This past week I took a break. I didn’t write any new blog posts, I didn’t read any new content about simplifying or minimizing. I realized that I needed a break from online media, even if it is about one of my favorite topics. Along with this break, I didn’t get on Twitter at all, and I think I checked Facebook maybe twice. All I did online was necessary work related tasks. I didn’t start out the week consciously deciding to take a break, it just sort of happened on it’s own.
After five days, I woke up feeling excited and energized, ready to do some organizing and decluttering of items around the house that I’ve known I wanted to get rid of, but just couldn’t bring myself to actually do it. I feel like writing more blog posts about living simply. So what happened? Why the change? Honestly, I’m not sure. I’m no psychologist, but it seems like our mind and bodies need a rest from even the good things in life periodically to allow ourselves just to exist, and eventually, when we are ready, to refocus on what is truly important. I’ve found that this happens naturally, almost a kind of burnout on the good things in life, when you are doing so many of them that you can’t appreciate the full benefits of any one single thing you are accomplishing.
In the past, when I’ve taken a planned or unexpected break from ‘good’ things in my life, there have been times when I have felt guilty, like I shouldn’t be tired of activities that are beneficial, wholesome and healthy for me and my family. However, looking back on this week, I realized that it is okay, and there are many different ‘good’ things to do in life.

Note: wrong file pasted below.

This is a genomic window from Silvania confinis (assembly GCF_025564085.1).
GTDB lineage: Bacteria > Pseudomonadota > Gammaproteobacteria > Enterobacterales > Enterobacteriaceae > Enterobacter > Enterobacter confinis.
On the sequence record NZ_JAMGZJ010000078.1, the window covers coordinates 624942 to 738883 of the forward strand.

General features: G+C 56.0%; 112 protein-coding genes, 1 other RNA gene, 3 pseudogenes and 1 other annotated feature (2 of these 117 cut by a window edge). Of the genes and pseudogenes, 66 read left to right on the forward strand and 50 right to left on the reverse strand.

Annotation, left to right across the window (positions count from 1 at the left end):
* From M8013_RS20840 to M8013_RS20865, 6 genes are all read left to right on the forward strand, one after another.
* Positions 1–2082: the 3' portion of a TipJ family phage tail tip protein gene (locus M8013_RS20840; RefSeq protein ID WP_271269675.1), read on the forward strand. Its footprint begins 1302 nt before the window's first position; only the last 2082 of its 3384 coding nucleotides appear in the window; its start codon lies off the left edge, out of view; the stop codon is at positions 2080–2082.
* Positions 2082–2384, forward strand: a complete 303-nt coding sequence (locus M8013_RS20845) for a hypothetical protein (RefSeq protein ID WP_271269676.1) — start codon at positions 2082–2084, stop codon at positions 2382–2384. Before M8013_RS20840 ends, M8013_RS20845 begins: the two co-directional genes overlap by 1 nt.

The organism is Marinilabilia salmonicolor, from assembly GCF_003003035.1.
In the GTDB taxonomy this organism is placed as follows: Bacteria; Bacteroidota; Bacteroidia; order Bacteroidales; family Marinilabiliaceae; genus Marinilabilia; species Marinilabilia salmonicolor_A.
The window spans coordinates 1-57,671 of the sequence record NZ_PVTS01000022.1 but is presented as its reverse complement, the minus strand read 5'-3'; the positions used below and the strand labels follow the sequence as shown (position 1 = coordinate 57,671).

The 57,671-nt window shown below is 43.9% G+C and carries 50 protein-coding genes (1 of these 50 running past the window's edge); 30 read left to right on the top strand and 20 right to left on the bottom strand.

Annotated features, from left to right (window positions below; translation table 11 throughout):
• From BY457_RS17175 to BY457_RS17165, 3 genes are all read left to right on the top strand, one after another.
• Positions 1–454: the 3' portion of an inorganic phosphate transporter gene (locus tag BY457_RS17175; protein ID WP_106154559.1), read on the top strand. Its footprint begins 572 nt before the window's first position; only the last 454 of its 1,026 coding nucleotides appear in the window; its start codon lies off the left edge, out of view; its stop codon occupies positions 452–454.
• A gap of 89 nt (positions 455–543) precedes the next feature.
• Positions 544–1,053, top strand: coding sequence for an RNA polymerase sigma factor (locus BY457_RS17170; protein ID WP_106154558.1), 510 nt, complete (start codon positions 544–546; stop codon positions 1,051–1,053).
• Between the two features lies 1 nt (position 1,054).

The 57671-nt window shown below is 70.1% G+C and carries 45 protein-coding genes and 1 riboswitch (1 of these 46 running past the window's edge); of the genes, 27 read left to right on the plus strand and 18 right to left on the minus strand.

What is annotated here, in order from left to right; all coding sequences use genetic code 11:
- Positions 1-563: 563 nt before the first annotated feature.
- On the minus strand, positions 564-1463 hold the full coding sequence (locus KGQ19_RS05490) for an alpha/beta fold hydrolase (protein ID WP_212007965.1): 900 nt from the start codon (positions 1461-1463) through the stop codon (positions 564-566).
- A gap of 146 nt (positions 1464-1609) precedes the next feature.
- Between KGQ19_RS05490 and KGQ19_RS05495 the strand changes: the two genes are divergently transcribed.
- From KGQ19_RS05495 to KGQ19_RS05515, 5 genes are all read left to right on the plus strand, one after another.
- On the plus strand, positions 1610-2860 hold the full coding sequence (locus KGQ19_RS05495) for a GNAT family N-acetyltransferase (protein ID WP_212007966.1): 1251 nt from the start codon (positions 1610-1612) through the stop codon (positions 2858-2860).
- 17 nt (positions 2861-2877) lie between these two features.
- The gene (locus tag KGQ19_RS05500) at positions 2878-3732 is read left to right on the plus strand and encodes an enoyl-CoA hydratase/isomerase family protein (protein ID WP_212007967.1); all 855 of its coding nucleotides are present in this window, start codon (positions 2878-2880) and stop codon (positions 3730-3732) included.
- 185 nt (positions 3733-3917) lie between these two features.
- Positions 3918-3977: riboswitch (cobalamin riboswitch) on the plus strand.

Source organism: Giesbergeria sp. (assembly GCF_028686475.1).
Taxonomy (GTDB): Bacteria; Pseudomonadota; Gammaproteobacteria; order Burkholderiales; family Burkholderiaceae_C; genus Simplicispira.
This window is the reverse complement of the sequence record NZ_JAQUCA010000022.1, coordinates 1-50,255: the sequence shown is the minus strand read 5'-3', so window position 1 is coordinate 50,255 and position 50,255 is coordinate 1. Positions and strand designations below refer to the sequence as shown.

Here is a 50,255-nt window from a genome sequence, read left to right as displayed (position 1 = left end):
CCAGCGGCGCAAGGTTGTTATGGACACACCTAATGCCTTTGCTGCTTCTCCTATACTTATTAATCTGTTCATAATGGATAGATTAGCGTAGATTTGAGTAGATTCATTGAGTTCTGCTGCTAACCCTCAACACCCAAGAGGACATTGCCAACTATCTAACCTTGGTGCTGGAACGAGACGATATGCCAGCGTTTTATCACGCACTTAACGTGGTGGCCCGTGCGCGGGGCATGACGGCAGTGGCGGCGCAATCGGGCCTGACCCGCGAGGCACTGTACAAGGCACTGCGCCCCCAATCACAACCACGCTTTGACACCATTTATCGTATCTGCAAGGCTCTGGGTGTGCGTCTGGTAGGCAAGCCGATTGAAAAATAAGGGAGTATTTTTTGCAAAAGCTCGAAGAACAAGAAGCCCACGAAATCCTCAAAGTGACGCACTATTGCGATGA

Some of the things I find myself doing when I take one of these unexpected breaks include-
-Reading a relaxing book.
-Meditating, usually in the form of just sitting and thinking, or not thinking.
-Enjoying more conversations in person or on the phone with family and friends.
-Playing games with my youngest child in the middle of the afternoon.
-Dancing to oldies with my kids in the kitchen after school.
-Trying new recipes like Hummus and Tzatziki.
-Lying down for a rest in the middle of the day.
All of the things above served to help me slow down, relax more and enjoy the immediate moment with those I love. They came very naturally as a product of not being online during my free moments of the day, and it was a very welcome break, and fun! The best part is I don’t feel like I have missed a thing. Those new blog posts by the people I admire in the simplicity movement are still there for me to read, my Twitter followers didn’t stop following, and I feel better rested and have a new clarity to hopefully give a better contribution to the minimalism movement.
So, take a break! Maybe you don’t need one from online media, but maybe you need to take one from something else that is ‘good’ in your life, but has become overwhelming and started to sap you of energy and focus on other important areas of life. Maybe it is volunteer work, too much time in the kitchen, extra hours spent working. Whatever it is, take a break and just do what comes naturally for relaxation.
The coming two weeks I have family flying in to spend time with us, which I am very excited about, so my online activity will continue to be a bit sporadic, but I’m grateful for the time to spend with people I love who live so far away that I don’t see them very often.
In the spirit of Thanksgiving this month, and in line with taking a break, I appreciate this simple quote by William Wordsworth-
Rest and be thankful.